To be kind, you must be empathetic. Kindness and compassion cannot exist without empathy. Kind people are genuine. They understand others on a whole different level and really feel for humanity.
“Nice” people say and do all the right things when everyone is watching. Kind people feel and follow through on all the right things when no one is watching. There is a big difference. It’s better to have an empathetic partner who gives $20 to a homeless person than a “nice” partner who gives you a $5k Chanel bag, then lies to you.
5. Decent people as friends
This is always such a touchy subject and for good reason. You’re probably going to spend a lot of time with these people and if they’re immature and disrespectful, suffice it to say you’re going to have a hard time reconciling wanting to be with your partner and not wanting to be around people that think making fun of disabled people or cracking homophobic/sexist jokes is so hilarious.
There is a big difference between being a humor-less killjoy versus not going along with things that go against your values and violate basic human decency. We’re all supposed to be adults here and we’re supposed to know that just because a group is doing or saying something doesn’t make it right.
You know that old adage about following people off a bridge? Yeah, don’t do that. If your partner’s friends are disrespectful, this is a red flag.
The reality is that personalities can conflict. We’re not all going to get along with everyone in the world, but it’s important to do your best to get along with your partner’s friends and respect their friendships. It doesn’t mean you have to like their friends as much as they do but understand they have a place in your partner’s life.
However, if you find your partner’s friends to be perpetually intolerable and disrespectful toward you and others, and your partner refuses to hold them accountable, it’s a wise idea to move on. You don’t want to deal with that for the rest of your life.
It’s also worth mentioning that questionable friends can reveal that your partner may be hiding undesirable traits and may not be as good as he/she is portraying themselves to be. As the saying goes: “Birds of a feather flock together.”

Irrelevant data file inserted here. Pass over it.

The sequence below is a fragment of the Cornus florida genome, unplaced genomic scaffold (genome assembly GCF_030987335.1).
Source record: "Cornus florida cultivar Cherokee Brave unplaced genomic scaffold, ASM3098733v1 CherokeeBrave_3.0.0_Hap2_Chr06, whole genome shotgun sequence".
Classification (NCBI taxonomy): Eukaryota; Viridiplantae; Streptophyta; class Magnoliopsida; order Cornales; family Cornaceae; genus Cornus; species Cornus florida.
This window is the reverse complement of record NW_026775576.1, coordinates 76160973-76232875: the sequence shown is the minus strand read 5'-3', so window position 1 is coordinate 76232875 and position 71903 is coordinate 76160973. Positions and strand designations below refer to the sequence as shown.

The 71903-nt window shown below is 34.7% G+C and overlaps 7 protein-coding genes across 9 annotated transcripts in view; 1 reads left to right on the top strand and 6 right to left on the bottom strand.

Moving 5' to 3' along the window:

6. A healthy lifestyle
Choosing a partner who leads a healthy lifestyle is vital to your long-term health as well. Our partners can be significantly influential on us and if you have a partner whose idea of a good time is getting sloshed in bars, there are two likely outcomes: a) You’re going to go along with it and live a less healthy lifestyle. b) You’re going to refuse to do it and probably end up in arguments.
Either way, if you want a healthy life, choose a partner who also leads a healthy life.
A friend of mine who is a successful entrepreneur and was an infamous “party boy” recently wrote a beautiful tribute to his fiancé (who is a wellness coach) where he praised her for turning his life around and helping him lead a happier, less-stressed, healthier lifestyle. He relayed that before meeting her, he had all the things he was “supposed” to have, but that his life was the same repetitive party and lacked meaning.
He went on to say that he is now the happiest he’s ever been and that the absolute best decision of his life has not been his business, education, travels, or parties, but his choice of choosing a healthy partner who helped bring meaning and depth to his life.
A truly great partner is one who helps us be the best, healthiest version of ourselves — not perpetuate our vices and indulge in our unhealthy choices. If your partner does not inspire you to be a better person, it may be time to move on and find someone who does.
More for You:
Zodiac Signs That Are Terrible At Relationships (And Why)20 Little Things Women Do That Guys *Secretly* LoveThe Perfect Age To Get Married, According To Science5 Little Ways Men Wish They Could Be Loved — Every Single Day
Desiree Rabuse is a social entrepreneur and Founder and Editor-in-Chief of StyleFox. She’s been in the entertainment/media business for over a decade.